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Friday, October 26, 2012

Working With Knitted Fabrics: Stabilizing Seams

Knits can be tricky and don't always behave the way other fabrics do. Seams can present a problem when you run them through a sewing machine, but you can fix this with a simple piece of interfacing. To stabilize a seam when working with slippery or lightweight knits, cut a narrow strip of lightweight interfacing. No more than an inch in width, preferably. Position the strip along the seam allowance and stitch the seam through all the layers. This will prevent the delicate fabric from being pushed beneath the machine throatplate during sewing.

Friday, October 19, 2012

Working With Knit Fabrics: Finishing Edges

Knits are different than other fabrics. They are constructed of interlocking loops, and as such they do not behave the way other fabrics might. When working with knitted fabrics, you have to take these differences into account. Because knits are formed of these all-important interlocking loops, the raw edges don't unravel and typically don't require much finishing. Sometimes trying to finishing seams and edgins only adds unnecessary bulk and ruins the line of the garment.

So how should you finish the seams of projects constructed with knits? This will depend on what you're making. Take a clue from clothes hanging on the rack at your favorite store. Many of these ready-to-wear items don't finish the edges at all, leaving them raw and so reducing bulk. You can follow suit. Or, if you really can't stand leaving raw edges, try a zigzag stitch. These can finish the edge without adding much bulk at all.

Friday, October 12, 2012

Working with Knitted Fabrics: Sewing Smooth Knit Seams

There are many ways, methods, and techniques for stitching smooth knit seams. These vary by fabric type and machine tension. Some machines will be equipped with speciality stitches that stretch a fabric during the stitching process, and if your machine has this setting, you should use it for knit fabrics. It's usually marked as a knit setting on the sewing machine or in the manual that came with the machine. This setting will allow you to create smooth seams.

But what if your machine doesn't have this very specific setting? You can still get decent seams on your own sewing machine. Try using a longer stitch when sewing the seam, but make sure the fabric doesn't stretch while you're doing it or you'll end up with a bunchy seam. Don't try to mimic the knit setting if your machine doesn't have it. Work with what you have instead.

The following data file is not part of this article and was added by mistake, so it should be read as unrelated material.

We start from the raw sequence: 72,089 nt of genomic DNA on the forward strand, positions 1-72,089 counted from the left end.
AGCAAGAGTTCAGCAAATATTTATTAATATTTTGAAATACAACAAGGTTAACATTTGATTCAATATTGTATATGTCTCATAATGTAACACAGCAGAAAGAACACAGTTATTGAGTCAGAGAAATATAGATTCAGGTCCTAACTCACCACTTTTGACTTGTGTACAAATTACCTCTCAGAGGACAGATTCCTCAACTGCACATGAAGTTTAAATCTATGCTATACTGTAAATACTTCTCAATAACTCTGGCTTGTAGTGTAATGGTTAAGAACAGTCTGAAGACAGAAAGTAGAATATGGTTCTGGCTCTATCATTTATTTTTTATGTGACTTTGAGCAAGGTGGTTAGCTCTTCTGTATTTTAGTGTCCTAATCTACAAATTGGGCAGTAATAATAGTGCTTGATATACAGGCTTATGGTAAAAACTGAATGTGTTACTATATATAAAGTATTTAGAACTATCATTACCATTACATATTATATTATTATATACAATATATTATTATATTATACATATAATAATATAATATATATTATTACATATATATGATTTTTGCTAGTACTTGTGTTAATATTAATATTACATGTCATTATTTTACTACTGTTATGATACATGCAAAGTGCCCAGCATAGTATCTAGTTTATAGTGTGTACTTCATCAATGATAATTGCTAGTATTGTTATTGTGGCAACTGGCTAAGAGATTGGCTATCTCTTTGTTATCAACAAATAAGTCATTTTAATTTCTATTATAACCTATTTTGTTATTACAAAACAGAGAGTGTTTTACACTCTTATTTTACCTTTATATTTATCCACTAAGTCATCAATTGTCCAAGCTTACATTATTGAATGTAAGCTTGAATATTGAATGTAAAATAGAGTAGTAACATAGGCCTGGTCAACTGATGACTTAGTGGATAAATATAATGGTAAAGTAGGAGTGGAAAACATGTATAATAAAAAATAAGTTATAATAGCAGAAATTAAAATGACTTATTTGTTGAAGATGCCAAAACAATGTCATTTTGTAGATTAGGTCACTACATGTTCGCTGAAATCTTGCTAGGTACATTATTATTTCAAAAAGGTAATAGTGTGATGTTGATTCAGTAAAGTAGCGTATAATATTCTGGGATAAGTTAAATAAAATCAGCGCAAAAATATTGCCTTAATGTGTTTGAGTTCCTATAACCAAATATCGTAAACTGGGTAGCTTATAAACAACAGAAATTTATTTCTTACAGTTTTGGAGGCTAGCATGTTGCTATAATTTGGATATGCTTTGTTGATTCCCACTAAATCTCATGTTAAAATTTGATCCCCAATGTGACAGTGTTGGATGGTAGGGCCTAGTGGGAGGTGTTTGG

You might also try a very narrow zigzag stitch (which is my favorite alternative) or using a serger if you have one. Test the various methods on scraps of fabric to determine which is the best for the specific fabric you're using. Remember that all fabrics are a little different, so always do a little test run before working with your actual project.

Friday, October 5, 2012

Working With Knitted Fabrics: Using Interfacing With Knits

As much as I detest working with interfacing, sometimes it's inevitable. Sometimes you need to stiffen up your fabric, or just add a little more stability. Knits, like other fabrics, can often benefit from a little more stability, depending on the project, of course. Unlike other fabrics, however, knits require a very specific interfacing. Woven and nonwoven fusible interfacings are simply too rigid and usually cause the knit fabric to bubble or pucker after fusing. And after fusing is too late to fix it.

Prevent this problem by choosing your interfacing with care. Tricot knit interfacing, available at most fabric stores, is lightweight and stretchy. This makes it less noticeable when fused to knit fabrics. It also won't damage knit fabrics the way other fusible interfacings can. So do yourself a favor and choose the right interfacing based on the fabric you're using. Don't just grab whatever happens to be on the shelf.